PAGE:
One-third of TANF case heads across the sites were caring for a child or other family member or friend with a health problem or special need. Depending on the intensity of the care needed, it may interfere with an individual's ability to hold a full-time job. However, this circumstance can also be a potential draw into the LTC field. Some women identify LTC as a career interest as a result of providing informal care to a family member or friend (Joslin 2002). An employment opportunity in LTC may be a natural progression for a woman with a personal interest and some experience in the area, and who has relatively few other employment options available to her based on limited education and/or work experience.

Some circumstances--such as pregnancy or the care of an infant--are time-limited, typically affecting employment for only a finite period. Small percentages of TANF case heads, ranging from 5 to 8 percent across the sites, were pregnant at the time of the interviews. However, substantial portions of case heads (from 15 to 28 percent) had a child under the age of one in the household.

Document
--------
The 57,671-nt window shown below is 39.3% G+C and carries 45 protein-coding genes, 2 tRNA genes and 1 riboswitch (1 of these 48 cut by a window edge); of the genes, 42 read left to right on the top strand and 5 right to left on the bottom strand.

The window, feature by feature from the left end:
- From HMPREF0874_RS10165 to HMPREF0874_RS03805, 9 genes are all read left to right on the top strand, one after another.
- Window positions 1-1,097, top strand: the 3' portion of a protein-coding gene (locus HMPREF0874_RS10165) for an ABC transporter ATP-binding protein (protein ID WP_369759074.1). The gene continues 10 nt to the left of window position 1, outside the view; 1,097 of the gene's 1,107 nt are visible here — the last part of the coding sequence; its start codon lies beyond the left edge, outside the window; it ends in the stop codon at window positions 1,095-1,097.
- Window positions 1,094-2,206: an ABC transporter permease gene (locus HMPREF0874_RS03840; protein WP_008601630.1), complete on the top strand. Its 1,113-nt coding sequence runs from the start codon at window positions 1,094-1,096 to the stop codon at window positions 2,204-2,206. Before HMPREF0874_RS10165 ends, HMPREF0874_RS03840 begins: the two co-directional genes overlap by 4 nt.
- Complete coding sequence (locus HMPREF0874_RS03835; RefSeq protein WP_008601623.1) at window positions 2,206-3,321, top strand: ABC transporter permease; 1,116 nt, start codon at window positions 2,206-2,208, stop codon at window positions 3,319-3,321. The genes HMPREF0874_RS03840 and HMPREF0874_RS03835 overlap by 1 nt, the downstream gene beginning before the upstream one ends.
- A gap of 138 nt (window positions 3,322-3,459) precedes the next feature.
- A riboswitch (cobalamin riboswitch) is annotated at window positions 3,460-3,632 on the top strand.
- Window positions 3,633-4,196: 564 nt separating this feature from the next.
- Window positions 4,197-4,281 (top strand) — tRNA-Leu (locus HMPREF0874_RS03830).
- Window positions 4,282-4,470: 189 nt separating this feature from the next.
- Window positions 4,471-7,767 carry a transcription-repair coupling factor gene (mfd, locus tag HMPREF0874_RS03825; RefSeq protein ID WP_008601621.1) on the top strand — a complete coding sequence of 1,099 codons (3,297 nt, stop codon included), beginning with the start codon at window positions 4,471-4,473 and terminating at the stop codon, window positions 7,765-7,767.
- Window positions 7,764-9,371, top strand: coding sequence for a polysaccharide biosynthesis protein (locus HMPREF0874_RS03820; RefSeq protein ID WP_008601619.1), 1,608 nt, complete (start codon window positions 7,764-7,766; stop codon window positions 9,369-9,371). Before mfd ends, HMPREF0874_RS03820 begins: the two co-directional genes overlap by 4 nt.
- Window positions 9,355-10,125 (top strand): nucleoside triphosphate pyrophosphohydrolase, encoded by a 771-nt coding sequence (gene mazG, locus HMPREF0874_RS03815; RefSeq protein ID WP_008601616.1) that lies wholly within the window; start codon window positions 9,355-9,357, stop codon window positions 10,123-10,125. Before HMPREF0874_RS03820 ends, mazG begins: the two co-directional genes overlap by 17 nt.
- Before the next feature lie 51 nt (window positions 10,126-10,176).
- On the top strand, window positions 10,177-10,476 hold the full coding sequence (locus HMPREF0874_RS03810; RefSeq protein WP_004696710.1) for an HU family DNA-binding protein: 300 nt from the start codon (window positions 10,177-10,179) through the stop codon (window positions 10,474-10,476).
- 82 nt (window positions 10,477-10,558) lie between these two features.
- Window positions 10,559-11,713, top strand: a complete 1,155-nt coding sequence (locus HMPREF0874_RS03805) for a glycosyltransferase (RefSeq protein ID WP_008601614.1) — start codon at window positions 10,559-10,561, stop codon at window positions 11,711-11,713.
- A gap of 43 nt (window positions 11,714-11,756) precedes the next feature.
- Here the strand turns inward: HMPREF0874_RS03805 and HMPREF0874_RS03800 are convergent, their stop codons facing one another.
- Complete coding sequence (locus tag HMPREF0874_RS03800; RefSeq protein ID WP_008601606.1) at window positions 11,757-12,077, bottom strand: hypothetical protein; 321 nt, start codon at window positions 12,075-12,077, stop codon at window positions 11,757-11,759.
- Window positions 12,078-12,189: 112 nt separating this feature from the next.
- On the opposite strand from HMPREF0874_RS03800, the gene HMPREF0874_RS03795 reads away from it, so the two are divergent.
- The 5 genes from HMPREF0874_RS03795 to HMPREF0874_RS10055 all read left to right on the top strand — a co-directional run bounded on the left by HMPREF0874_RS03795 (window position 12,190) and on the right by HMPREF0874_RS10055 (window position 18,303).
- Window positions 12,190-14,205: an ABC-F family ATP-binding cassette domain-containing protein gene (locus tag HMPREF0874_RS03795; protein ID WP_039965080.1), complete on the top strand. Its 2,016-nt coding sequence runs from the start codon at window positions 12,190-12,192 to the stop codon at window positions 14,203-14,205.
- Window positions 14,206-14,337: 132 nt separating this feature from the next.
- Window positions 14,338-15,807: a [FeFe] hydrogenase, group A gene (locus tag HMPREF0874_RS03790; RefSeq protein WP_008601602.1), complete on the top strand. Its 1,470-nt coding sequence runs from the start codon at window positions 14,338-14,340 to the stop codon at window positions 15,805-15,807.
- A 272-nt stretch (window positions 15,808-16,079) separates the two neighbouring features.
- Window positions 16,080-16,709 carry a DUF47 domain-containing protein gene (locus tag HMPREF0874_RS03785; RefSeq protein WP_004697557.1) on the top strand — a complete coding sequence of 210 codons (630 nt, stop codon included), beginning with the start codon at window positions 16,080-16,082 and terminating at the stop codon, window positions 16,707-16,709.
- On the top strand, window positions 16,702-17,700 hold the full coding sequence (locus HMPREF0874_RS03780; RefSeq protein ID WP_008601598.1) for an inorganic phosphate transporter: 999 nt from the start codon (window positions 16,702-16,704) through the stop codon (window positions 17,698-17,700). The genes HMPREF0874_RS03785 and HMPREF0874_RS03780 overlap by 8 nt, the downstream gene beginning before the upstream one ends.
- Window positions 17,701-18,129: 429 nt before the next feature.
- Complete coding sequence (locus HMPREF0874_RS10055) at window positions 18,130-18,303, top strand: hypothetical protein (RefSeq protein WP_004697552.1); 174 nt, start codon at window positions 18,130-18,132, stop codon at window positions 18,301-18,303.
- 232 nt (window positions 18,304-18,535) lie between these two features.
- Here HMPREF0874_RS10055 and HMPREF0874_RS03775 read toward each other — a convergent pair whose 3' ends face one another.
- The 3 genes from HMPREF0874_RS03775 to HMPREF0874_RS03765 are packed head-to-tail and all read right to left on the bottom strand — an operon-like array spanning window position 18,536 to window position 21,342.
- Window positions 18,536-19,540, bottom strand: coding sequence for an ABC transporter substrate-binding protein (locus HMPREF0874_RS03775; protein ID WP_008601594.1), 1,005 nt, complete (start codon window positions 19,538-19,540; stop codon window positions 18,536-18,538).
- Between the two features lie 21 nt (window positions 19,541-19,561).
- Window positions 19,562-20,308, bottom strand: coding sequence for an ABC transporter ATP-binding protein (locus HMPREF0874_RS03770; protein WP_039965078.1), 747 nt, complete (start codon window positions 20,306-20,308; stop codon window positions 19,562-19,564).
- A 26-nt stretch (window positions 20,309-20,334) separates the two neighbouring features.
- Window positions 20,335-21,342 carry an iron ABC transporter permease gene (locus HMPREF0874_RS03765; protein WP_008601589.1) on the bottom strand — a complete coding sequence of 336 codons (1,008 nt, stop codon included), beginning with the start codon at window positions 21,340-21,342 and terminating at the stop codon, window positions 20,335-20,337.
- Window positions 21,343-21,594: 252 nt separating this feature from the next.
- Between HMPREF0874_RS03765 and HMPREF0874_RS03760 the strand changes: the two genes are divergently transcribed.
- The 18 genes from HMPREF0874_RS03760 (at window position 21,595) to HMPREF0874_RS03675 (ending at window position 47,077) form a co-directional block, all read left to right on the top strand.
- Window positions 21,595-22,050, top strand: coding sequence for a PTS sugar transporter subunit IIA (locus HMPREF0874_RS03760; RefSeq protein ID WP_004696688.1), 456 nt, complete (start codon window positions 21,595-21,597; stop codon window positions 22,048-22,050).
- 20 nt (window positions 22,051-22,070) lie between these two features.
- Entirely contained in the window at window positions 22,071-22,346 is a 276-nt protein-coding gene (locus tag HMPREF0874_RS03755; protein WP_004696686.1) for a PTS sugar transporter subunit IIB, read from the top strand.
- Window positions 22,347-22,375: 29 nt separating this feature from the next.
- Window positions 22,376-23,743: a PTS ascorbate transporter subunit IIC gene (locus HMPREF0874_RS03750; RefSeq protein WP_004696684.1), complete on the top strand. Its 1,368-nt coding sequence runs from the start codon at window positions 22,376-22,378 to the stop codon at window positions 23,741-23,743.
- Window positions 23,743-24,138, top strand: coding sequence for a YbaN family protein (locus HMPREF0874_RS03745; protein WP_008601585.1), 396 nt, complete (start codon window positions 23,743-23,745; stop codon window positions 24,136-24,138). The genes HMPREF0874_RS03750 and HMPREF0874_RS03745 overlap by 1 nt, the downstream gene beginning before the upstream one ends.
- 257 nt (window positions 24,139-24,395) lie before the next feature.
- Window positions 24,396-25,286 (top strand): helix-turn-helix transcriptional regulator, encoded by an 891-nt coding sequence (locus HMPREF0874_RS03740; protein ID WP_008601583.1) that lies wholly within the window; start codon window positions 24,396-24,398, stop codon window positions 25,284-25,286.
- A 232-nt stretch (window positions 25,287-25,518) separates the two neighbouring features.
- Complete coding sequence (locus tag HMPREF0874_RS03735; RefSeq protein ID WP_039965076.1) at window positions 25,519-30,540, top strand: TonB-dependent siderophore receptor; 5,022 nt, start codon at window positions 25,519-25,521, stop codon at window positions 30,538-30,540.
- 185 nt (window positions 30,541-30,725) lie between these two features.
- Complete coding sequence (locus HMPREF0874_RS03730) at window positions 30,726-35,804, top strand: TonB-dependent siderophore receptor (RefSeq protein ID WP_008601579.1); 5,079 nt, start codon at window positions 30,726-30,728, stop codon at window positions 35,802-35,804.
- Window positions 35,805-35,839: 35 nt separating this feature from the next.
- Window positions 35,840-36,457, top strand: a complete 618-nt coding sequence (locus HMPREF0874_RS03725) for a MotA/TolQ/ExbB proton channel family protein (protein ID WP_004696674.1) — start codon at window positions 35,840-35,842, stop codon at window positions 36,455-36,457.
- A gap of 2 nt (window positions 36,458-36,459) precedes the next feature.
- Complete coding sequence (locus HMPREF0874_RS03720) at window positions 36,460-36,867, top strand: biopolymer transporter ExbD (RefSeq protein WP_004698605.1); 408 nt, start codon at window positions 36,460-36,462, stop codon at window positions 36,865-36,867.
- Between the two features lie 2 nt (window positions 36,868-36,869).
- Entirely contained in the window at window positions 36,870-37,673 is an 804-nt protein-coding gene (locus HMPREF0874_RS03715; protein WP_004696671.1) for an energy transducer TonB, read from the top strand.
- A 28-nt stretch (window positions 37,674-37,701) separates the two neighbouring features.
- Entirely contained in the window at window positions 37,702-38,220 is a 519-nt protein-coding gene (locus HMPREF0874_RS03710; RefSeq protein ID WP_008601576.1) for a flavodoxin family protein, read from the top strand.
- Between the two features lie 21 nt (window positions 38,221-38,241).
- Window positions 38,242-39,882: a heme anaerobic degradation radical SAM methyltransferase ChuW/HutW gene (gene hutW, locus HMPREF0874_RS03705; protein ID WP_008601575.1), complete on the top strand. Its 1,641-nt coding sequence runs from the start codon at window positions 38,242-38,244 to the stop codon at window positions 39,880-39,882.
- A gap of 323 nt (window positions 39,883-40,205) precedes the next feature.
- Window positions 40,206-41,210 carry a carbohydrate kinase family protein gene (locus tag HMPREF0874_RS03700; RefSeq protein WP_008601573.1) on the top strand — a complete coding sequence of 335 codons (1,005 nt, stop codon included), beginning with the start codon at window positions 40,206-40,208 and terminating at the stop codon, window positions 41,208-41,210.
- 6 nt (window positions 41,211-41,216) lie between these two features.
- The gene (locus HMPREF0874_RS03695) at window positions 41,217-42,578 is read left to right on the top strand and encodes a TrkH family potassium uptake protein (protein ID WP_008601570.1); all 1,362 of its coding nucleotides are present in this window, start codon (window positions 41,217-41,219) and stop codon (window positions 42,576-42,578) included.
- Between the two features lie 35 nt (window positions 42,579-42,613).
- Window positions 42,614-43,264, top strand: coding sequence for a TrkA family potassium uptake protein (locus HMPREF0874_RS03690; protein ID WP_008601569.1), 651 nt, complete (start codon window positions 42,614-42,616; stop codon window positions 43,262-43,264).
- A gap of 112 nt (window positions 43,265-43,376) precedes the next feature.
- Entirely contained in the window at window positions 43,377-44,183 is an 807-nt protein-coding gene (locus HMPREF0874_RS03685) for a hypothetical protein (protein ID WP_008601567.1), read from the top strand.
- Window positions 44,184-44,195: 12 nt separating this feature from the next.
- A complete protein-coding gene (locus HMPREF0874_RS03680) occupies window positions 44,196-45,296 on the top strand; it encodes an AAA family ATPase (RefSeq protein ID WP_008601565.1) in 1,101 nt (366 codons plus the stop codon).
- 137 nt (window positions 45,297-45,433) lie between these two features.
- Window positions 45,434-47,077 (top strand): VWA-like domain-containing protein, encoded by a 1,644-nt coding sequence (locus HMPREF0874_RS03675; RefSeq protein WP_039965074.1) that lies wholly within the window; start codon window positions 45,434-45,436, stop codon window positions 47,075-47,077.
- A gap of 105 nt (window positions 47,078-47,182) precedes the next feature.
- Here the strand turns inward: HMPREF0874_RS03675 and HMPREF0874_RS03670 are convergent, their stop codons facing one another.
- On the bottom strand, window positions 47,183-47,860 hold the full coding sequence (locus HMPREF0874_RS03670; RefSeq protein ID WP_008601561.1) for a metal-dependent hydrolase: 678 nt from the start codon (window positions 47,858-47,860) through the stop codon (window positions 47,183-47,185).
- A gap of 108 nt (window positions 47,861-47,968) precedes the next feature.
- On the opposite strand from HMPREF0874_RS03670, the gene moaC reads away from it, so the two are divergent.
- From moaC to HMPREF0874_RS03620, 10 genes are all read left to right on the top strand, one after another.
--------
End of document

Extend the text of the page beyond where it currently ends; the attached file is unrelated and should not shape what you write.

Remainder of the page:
4. Presence of Multiple Employment Liabilities

The majority of TANF case heads in each of the study sites experienced multiple liabilities that may reduce their chances of finding employment or staying employed for an extended period of time (see Table III.6). The proportion of the caseload with two or more potential employment liabilities ranged from a low of 74 percent in the District of Columbia to a high of 79 percent in Illinois and Maryland. At least 30 percent of TANF case heads in each of the four sites experienced four or more potential employment liabilities. The presence of multiple employment liabilities is important because previous research shows that the likelihood of working 30 or more hours per week is significantly lower for TANF case heads experiencing multiple challenges; this is especially true for case heads that experience four or more challenges (Kirby et al. 2003).

5. Employment Liabilities of TANF LTC Workers

Surprisingly, with only a few exceptions, similar proportions of TANF recipients who are employed in the LTC industry and all TANF case heads reported the presence of potential employment liabilities (Table III.7). Only 4 percent of TANF recipients who are currently working or have worked in the LTC field did not report any potential liabilities for employment, while 7 percent of all case heads reported no potential employment liabilities. The presence of multiple potential liabilities is almost identical. In contrast, 13 percent of TANF case heads currently employed in any field did not experience any of the potential employment liabilities and only one-quarter experienced four or more.